Sadly for the "English"' types, CB got on to the hotline too easy. And then the gods of the market put all their armies at his disposal. He keeps going. It pays him handsomely. Why would he do any different? Once he hit the mark, non-book markets came to cash in on him. He sold out. Given his clout should he choose better? Maybe, maybe he can't. Would you? Have others? Give it a thought!
Look at the basic premise that the advertising and marketing industry works on. Seriously, give it a thought. A lot of thought.
It is a free world, people. No, it is a "free-market" world, specifically. When CB first came into the market he had a unique and novel product. Five Point Someone spoke to a segment of youth about things no one had publicly talked about, but which were ripe for articulation. He did it soothingly, gently, without making the reader uncomfortable. In the newly liberalizing Indian middle class, comfort was at a high premium.
My neighbour told me excitedly that on reading this book, she felt she could understand where her husband came from a little better. And she thanked CB for it. This was a Loretto School-educated Delhi University girl married to an IIT-IIM boy. That segment may not be his core audience anymore, but give the devil his due—he spoke to someone's heart.
There is word in Hindi that I think of when I see the outrage against CB—"tilmilahat." It captures the essence of the reaction.
CB has moved on to other topics. He picks the stories carefully, with studied deliberation I am sure. Then, he plays the market. He touches on pain points but does not go for the jugular. He gives you resonance, but does not break your heart. That is his choice. And the reader's too. We cannot rant against that. C'mon, not everyone wants to be shown all the skeletons in their cupboard. You cannot give babies real knives and scissors to play with. There are a few who are born to high art. For the rest it takes growing into. The consumer society public discourse and media do not help that growth. They want to paint a utopian, no-difficult-questions scenario, where every answer is achievable, every problem solvable with something readymade off the shelf. Like it is with the situations and characters in CB's novels. Or they want to scare you about impending doom. There is no nuance.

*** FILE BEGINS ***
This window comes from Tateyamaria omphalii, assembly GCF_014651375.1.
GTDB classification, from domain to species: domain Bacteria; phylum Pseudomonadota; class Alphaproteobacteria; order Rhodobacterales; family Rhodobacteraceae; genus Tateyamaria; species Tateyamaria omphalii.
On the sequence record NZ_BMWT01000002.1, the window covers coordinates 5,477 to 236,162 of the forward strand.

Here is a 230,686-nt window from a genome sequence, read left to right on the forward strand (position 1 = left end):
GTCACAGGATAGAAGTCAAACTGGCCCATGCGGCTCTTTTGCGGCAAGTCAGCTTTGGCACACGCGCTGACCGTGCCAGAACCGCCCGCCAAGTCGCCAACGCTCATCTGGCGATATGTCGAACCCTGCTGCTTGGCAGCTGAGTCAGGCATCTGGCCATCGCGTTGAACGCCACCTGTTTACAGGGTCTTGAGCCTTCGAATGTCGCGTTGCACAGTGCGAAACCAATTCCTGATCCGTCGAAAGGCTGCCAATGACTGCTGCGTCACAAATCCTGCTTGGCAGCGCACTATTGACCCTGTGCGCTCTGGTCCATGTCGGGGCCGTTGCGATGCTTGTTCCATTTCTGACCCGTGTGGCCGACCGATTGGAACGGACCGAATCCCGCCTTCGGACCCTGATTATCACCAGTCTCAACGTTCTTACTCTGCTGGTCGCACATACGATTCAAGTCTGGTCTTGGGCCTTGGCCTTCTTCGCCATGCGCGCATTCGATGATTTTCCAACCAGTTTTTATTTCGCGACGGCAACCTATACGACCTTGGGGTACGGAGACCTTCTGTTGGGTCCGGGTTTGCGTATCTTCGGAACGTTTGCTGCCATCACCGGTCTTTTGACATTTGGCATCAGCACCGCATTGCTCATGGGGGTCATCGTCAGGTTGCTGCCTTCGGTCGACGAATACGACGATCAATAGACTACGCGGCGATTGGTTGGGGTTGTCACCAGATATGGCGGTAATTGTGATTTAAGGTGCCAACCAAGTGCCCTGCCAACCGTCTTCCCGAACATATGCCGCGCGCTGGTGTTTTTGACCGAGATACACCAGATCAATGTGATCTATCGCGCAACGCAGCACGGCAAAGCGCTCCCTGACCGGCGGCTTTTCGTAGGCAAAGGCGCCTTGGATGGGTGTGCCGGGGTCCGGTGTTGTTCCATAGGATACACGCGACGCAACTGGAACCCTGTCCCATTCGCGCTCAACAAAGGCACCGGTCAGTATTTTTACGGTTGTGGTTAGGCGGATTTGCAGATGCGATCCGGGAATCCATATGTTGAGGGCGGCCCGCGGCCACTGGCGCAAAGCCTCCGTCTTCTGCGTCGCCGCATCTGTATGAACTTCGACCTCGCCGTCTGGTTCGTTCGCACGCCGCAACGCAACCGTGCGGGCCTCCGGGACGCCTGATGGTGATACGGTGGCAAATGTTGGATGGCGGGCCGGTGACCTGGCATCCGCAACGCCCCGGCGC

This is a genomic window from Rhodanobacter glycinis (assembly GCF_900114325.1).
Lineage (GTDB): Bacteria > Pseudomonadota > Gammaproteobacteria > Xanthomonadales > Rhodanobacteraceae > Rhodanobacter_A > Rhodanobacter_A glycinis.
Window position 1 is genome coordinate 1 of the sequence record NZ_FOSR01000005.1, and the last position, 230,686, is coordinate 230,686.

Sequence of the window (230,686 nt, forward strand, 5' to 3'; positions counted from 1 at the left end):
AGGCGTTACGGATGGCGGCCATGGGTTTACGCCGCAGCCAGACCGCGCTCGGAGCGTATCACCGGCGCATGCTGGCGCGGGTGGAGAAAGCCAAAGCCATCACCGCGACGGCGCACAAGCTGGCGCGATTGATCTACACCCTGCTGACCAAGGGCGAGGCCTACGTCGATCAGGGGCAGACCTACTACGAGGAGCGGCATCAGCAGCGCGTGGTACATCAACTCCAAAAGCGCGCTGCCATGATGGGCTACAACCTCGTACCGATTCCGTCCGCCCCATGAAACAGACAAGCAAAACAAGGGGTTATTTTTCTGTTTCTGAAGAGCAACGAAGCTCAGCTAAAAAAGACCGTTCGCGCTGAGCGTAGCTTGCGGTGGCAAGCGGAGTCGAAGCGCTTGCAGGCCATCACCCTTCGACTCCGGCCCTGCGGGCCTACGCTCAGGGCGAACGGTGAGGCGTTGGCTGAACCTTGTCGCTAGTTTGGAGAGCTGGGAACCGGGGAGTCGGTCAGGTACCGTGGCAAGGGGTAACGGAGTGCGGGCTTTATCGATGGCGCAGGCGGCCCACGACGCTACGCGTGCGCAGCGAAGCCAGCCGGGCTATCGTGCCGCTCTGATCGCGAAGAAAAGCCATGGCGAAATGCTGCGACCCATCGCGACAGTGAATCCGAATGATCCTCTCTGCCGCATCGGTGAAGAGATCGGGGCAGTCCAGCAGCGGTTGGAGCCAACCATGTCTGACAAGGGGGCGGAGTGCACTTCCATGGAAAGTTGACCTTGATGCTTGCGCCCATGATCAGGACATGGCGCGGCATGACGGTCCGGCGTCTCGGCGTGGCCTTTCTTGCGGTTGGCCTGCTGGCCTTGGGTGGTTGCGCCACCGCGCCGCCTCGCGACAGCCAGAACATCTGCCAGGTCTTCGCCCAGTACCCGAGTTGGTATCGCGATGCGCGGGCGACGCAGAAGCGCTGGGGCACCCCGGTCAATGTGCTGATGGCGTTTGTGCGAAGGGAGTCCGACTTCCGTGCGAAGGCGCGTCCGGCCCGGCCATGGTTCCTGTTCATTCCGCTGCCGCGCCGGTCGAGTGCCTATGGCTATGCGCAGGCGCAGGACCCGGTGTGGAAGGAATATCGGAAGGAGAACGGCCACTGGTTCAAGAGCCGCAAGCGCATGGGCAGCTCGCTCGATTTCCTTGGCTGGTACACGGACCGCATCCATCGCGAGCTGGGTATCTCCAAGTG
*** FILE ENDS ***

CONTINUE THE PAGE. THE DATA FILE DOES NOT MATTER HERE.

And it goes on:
Give it a thought.
Having seen that he could catch reader's attention, and a slice of the book market, CB turned bolder. Tier-two -three towns, the lesser known engineering colleges and regular graduates with dreams fuelled by liberalization and globalization of the job sphere were a big market hungering to hear about people like them. People whose young lives had changed in unimagined ways in a matter of very few years. The narratives of their parents did not fit into their new world. Nor could they relate to the writers who wrote in "elite" English for "elite" readers. This was the setting ripe for One Night @The Call Centre. Let's not forget, this was the time when most people "like us" sneered at those taking up call centre jobs.
How judgmental is it of some of us to decide that people different from us must adhere to our tastes and not like what connects with them?
The thing that strikes me most about all the vitriol raised by the CB haters is how little of it is actually useful literary criticism. Most of the "critiques" are quite lacking in anything educative for the seeker of good reading guidance, or for someone looking to develop a higher order taste in books, and offering nothing to help readers understand what makes CB a poor writer. There is word in Hindi that I think of when I see the outrage against CB—"tilmilahat." It captures the essence of the reaction.